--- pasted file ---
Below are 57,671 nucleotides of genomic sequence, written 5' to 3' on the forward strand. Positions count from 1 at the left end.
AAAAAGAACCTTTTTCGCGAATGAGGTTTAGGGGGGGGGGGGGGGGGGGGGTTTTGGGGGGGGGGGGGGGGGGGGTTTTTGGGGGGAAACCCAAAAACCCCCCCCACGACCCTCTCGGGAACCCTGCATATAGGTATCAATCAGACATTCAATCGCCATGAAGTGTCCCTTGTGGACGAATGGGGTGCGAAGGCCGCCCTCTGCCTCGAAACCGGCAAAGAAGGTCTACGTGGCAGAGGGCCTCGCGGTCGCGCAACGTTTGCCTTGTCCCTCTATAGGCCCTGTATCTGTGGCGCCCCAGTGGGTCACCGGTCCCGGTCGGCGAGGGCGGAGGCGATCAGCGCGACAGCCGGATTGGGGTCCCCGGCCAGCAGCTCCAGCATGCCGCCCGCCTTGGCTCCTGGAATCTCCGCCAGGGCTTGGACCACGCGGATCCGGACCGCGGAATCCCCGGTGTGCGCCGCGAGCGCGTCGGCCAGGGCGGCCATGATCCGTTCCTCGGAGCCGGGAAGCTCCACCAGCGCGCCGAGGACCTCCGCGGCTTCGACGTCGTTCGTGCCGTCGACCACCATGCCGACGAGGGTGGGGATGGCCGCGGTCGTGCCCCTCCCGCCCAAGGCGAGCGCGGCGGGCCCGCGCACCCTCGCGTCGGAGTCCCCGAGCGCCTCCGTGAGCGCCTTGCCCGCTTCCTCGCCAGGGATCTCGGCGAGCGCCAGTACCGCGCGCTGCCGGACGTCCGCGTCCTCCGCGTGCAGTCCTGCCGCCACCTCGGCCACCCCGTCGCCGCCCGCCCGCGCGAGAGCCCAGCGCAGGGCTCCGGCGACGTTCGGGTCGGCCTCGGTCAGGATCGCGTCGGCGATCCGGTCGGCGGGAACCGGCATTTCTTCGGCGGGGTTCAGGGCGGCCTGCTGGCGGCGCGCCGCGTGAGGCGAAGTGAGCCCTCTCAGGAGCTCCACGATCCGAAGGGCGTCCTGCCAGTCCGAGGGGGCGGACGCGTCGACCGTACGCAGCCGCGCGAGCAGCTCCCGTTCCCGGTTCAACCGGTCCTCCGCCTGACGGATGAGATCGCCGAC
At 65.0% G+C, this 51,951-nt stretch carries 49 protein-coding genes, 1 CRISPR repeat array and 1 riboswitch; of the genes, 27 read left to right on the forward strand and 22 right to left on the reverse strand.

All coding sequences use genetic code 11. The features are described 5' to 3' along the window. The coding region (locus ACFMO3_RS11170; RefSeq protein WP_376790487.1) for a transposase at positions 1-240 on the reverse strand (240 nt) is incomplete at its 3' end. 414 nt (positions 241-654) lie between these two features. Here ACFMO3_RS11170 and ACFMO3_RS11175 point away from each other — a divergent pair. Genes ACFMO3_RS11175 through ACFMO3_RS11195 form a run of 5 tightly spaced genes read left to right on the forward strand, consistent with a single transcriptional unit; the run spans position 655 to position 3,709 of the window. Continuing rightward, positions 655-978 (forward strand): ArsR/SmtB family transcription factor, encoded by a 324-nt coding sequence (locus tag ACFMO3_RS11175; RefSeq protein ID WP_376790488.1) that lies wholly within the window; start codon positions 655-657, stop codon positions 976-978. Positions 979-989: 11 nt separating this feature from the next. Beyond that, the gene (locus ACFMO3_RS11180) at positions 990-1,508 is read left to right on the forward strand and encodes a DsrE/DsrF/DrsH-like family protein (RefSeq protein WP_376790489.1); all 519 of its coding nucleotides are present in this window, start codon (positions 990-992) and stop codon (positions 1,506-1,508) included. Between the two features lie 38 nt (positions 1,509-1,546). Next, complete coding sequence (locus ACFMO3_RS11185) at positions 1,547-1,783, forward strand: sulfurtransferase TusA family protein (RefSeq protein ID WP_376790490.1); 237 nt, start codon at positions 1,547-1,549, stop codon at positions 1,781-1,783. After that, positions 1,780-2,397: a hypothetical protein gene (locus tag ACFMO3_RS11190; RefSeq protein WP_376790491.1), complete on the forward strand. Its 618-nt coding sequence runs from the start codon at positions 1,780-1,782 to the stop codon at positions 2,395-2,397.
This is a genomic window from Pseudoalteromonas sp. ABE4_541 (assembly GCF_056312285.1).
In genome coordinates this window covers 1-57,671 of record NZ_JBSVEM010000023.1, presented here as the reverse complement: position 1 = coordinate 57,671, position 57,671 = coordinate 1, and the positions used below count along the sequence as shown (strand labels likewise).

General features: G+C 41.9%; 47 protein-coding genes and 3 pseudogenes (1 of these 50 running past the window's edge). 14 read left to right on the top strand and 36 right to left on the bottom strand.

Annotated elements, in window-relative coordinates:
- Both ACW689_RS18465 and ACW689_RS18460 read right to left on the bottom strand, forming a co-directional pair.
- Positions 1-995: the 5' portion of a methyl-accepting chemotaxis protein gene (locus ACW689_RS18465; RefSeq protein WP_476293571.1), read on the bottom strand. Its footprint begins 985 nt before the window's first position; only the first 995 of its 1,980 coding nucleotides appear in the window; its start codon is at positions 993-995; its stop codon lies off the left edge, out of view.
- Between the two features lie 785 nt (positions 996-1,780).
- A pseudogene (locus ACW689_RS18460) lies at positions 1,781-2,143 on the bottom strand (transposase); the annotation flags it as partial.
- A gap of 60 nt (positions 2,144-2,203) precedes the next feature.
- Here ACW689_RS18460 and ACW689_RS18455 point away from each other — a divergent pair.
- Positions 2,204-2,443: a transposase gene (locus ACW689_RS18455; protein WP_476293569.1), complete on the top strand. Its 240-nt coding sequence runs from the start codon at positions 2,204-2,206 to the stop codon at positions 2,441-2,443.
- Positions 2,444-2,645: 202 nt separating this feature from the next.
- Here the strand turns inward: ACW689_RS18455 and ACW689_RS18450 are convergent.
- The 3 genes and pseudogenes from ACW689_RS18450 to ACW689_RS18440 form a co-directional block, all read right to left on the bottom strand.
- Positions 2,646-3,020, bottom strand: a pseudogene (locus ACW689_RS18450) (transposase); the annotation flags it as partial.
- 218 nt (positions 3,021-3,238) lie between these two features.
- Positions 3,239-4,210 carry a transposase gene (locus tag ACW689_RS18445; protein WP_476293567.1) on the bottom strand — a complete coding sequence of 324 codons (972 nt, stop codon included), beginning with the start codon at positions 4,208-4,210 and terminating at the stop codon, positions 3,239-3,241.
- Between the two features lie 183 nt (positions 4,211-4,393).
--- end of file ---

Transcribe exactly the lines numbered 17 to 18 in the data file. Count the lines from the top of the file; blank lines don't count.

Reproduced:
- Here the strand turns inward: ACW689_RS18455 and ACW689_RS18450 are convergent.
- The 3 genes and pseudogenes from ACW689_RS18450 to ACW689_RS18440 form a co-directional block, all read right to left on the bottom strand.